If your ancestors attended a Boston primary school circa 1904 or later, it is likely that they would have learned about color from Munsell’s early color primer, which he refers to in his diary as “MSS.” Working with Miss Peterson, the Superintendent of Drawing for Boston Schools and Mr. Myron T. Pritchard, Master of the Everett School in Boston, Munsell continued to pursue a color education primer for grammar and middle school students.
Munsell Color Theory & Color Education in Boston
In late September/early October of 1904, Munsell’s meeting with Miss Peterson and Mr. Pritchard finalized the color education primer. They mainly discussed grades four through nine, and the conversation between Munsell, Miss Peterson and Mr. Pritchard sounded something like this (mostly Miss Peterson and Mr. Pritchard firing questions):
Is solar spectrum a standard – is your circle of hues like it? (Of course, we already know the answer is yes.) How did you get that red? Is it measured . . . by whom; by what? (Munsell used the photometer to measure color, which he had been working on in parallel with his color education work.) Can children find any color in your sphere? (That’s what makes the Munsell Color Theory so brilliant – any color fits within his model.) In his diary, Munsell describes, “What this system will do for the child that others cannot do: describes a color (locates), relate the color to others, writes by a notation, names harmonize and find them.” This statement still holds true when describing today’s Munsell Books of Color.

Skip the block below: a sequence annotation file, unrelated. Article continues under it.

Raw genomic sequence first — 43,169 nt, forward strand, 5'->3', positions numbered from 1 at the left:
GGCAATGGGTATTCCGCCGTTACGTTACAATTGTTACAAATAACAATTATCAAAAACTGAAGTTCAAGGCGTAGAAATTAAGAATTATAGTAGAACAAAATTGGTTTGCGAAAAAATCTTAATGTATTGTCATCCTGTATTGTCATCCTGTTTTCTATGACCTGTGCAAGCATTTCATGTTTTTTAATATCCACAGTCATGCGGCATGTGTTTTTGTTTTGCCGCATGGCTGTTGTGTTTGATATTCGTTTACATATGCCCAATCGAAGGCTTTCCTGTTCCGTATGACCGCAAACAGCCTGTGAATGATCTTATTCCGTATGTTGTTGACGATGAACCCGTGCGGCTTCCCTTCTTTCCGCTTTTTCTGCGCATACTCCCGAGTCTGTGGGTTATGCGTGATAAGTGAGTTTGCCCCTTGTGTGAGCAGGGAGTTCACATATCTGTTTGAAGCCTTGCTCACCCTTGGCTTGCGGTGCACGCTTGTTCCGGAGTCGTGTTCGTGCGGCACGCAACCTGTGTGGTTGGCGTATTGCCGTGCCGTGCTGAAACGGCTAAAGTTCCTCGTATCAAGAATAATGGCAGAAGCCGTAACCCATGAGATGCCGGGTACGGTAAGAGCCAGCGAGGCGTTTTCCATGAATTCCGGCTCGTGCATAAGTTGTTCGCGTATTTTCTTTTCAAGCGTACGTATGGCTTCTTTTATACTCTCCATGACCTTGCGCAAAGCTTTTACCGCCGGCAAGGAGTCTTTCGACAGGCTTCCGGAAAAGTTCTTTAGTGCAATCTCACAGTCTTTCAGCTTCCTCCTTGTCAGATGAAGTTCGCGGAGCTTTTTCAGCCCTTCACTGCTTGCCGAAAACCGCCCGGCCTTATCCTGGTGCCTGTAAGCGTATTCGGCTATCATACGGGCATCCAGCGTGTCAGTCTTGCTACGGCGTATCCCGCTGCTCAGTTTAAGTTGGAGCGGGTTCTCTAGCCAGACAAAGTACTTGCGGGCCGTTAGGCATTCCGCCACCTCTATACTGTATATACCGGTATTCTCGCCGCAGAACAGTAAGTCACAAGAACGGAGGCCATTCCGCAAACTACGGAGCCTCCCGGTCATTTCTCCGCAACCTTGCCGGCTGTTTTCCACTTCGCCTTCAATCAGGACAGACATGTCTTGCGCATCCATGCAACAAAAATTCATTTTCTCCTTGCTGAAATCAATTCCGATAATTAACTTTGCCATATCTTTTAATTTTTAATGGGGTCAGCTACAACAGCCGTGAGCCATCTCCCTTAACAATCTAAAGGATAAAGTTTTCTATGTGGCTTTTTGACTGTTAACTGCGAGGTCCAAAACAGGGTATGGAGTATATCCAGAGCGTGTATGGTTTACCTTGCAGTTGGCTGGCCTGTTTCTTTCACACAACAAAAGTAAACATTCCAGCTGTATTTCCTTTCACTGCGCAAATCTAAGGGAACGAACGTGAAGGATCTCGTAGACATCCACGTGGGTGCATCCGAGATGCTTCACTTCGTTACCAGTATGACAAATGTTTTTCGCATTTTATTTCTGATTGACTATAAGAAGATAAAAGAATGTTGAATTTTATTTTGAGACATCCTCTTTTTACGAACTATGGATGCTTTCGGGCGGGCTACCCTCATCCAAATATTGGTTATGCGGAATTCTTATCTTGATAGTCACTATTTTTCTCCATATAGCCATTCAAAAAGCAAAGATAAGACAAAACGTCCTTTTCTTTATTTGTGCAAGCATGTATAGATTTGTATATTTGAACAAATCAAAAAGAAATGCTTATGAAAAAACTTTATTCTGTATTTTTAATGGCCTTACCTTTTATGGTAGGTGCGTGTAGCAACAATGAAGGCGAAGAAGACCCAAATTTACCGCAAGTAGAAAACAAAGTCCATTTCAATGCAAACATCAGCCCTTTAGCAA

By the end of the meeting the three agreed to demonstrate the “rules” of the Munsell Color Theory by starting with a few harmonious groups of color for each grade. In his diary, Munsell details the book format as having 28 lines of text and 252 words on the cover; 12,000 words and 50 pages in the body. A total of 500 copies were printed – 300 for Boston’s primary schools and 200 for Boston’s grammar schools.
Color Education & a Multi-tasking Munsell
Munsell’s color education primer was published shortly before his most notable, A Color Notation, which first published in 1905. During the development of the primer Munsell had also been working for several years on his photometer, an early color measurement device, which Munsell developed with the guidance of several thought leaders in the areas of physics and science. Munsell’s photometer has already served a useful purpose as he develops his “color enamels” and papers (to demonstrate Munsell Color Space) and continues to lecture on his system of color.
Learn more about Munsell color education.
A. H. Munsell Color Diary, 1908-1918, Volume A Part 9. Courtesy of Rochester Institute of Technology, Munsell Color Science Laboratory.